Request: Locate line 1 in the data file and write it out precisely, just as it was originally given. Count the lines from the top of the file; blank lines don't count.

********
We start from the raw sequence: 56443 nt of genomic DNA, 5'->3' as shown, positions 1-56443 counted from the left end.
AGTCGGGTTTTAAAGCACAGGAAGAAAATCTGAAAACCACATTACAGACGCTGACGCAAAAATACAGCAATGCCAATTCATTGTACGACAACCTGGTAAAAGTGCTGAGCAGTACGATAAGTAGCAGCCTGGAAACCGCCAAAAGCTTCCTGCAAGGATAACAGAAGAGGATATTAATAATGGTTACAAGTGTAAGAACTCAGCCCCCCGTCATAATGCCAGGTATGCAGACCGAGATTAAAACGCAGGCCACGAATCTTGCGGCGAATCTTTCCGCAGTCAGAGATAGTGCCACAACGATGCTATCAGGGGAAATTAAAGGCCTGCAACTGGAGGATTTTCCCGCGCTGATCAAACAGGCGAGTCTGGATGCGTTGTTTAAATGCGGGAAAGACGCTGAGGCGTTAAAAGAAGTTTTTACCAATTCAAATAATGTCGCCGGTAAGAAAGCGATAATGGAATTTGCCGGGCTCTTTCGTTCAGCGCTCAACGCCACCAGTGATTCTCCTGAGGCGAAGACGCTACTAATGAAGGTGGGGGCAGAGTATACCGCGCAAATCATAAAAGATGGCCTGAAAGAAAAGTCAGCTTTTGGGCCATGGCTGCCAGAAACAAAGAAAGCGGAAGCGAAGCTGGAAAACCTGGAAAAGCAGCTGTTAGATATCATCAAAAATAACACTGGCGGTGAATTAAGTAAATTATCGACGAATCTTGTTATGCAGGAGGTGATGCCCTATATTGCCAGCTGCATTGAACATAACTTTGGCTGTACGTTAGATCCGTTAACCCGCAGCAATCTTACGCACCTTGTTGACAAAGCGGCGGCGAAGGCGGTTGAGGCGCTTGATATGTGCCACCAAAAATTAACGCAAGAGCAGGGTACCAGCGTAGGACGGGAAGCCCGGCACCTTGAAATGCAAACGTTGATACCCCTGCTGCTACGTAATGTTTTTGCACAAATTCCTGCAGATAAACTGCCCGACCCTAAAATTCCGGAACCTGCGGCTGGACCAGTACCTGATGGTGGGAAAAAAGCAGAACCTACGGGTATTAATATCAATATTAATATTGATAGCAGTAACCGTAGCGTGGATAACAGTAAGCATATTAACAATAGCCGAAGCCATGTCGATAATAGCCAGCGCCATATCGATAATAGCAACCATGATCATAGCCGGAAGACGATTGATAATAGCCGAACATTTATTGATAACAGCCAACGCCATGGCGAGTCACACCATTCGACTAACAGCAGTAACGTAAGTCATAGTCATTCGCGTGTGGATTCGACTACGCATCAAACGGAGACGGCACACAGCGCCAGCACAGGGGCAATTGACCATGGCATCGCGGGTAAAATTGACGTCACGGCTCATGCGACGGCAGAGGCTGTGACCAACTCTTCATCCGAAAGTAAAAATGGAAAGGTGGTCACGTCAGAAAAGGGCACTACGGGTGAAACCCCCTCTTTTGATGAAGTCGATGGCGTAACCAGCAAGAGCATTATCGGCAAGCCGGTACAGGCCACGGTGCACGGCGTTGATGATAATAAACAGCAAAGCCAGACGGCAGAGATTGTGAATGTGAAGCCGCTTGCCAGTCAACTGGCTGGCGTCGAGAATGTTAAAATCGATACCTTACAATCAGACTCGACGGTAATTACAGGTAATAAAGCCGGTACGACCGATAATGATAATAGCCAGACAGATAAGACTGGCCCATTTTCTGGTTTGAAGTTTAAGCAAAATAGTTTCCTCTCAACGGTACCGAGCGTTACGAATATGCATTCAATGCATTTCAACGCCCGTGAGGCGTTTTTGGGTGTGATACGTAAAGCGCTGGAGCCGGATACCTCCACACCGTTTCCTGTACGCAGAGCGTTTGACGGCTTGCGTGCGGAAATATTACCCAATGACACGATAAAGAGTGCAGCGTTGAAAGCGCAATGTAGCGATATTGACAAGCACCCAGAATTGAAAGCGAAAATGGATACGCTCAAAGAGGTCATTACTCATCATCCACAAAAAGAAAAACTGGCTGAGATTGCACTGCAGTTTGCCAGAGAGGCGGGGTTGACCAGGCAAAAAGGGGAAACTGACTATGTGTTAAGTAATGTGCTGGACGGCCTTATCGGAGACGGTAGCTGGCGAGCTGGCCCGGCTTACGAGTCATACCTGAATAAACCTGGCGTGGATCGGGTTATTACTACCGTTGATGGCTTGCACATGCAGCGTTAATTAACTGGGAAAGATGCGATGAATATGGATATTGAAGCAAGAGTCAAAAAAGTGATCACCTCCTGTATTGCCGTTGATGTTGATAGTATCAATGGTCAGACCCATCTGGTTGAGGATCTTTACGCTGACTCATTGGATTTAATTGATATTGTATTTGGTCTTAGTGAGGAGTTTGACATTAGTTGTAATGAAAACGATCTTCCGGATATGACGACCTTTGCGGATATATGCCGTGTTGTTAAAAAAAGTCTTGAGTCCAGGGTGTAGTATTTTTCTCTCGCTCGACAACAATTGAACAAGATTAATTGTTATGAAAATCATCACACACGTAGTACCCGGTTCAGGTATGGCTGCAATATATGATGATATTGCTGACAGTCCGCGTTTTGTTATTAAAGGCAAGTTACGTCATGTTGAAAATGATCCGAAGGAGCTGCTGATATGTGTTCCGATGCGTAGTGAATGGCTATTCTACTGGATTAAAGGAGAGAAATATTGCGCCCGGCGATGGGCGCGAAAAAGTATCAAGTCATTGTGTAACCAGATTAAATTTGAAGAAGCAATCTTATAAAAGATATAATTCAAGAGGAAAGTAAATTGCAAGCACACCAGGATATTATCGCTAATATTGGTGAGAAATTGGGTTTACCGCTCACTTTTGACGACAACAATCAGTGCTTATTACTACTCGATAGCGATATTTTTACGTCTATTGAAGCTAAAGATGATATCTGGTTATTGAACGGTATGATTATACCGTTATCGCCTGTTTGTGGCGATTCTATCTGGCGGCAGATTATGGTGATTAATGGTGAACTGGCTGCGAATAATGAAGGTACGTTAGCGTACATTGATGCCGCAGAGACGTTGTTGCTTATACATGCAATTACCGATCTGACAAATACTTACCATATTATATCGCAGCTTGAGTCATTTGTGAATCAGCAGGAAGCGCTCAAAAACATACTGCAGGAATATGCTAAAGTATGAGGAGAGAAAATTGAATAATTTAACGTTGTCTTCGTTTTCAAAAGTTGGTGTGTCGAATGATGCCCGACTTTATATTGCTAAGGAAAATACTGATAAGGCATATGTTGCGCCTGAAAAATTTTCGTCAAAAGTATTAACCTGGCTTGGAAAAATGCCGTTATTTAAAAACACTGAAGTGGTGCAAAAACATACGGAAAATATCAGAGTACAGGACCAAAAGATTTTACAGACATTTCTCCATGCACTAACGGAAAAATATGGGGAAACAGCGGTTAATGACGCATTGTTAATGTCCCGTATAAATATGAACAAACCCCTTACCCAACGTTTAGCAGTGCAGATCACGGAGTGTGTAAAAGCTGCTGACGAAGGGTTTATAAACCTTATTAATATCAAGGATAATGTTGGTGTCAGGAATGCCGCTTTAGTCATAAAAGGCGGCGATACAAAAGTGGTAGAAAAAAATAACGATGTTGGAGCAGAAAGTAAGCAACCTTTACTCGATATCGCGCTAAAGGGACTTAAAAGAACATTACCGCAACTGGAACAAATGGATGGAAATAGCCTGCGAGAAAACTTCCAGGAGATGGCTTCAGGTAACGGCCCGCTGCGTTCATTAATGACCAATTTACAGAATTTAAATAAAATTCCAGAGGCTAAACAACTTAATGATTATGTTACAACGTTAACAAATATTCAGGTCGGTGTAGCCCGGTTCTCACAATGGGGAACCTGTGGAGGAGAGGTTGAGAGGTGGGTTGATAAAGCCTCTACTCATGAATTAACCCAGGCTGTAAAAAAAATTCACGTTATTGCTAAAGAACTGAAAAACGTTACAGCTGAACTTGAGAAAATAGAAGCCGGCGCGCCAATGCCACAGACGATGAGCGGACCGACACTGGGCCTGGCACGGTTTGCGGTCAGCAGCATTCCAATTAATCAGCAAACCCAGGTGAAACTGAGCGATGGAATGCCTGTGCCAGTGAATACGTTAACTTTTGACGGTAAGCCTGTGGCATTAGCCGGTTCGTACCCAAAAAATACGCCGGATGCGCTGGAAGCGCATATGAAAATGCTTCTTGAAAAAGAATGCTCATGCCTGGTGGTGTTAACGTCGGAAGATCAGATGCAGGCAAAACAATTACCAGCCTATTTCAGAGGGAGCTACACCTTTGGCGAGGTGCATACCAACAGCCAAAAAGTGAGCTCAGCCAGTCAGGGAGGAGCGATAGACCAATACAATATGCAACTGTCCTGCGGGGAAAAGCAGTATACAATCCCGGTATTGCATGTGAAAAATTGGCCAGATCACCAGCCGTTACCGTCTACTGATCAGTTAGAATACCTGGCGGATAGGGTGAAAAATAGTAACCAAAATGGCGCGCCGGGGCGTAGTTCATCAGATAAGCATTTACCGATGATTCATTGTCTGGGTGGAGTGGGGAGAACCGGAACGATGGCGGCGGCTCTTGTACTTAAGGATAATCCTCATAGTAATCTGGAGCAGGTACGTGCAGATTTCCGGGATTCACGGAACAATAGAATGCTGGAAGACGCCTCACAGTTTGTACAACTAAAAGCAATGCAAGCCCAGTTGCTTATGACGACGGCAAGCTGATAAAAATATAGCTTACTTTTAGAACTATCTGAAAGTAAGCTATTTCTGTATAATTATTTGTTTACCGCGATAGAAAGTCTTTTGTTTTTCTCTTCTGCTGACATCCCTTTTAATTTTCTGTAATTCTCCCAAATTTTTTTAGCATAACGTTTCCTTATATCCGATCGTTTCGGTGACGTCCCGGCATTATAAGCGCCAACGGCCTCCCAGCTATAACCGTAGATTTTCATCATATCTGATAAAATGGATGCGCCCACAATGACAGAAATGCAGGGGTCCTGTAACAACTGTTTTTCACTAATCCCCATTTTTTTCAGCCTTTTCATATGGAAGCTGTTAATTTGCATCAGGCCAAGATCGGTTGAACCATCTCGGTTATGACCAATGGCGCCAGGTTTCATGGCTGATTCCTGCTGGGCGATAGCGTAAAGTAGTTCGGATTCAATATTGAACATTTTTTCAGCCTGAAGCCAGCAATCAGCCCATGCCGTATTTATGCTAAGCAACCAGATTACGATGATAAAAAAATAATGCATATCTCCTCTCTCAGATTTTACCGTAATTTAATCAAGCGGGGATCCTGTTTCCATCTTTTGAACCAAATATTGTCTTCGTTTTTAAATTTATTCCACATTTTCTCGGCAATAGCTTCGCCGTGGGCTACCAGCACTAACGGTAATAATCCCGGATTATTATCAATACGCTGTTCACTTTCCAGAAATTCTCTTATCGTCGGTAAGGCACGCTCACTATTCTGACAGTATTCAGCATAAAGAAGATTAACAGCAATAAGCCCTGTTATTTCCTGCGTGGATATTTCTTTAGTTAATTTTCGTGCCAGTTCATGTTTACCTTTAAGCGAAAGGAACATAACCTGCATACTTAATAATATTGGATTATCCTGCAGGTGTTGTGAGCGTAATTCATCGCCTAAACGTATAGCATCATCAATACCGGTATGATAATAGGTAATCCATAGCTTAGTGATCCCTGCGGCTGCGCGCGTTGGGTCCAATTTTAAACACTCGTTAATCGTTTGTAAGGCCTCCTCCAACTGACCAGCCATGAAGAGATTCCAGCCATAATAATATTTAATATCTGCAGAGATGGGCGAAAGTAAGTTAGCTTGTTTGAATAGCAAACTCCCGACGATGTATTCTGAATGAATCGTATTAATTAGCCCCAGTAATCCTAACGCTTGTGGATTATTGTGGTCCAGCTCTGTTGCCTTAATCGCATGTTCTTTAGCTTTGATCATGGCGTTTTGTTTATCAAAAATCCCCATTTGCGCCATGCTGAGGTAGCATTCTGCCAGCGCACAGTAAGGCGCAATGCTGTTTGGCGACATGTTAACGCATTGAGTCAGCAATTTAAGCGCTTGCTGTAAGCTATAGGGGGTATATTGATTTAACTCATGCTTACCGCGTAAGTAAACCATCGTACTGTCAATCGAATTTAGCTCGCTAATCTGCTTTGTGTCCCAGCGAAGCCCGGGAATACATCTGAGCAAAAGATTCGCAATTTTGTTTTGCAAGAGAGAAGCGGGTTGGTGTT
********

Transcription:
We start from the raw sequence: 56443 nt of genomic DNA, 5'->3' as shown, positions 1-56443 counted from the left end.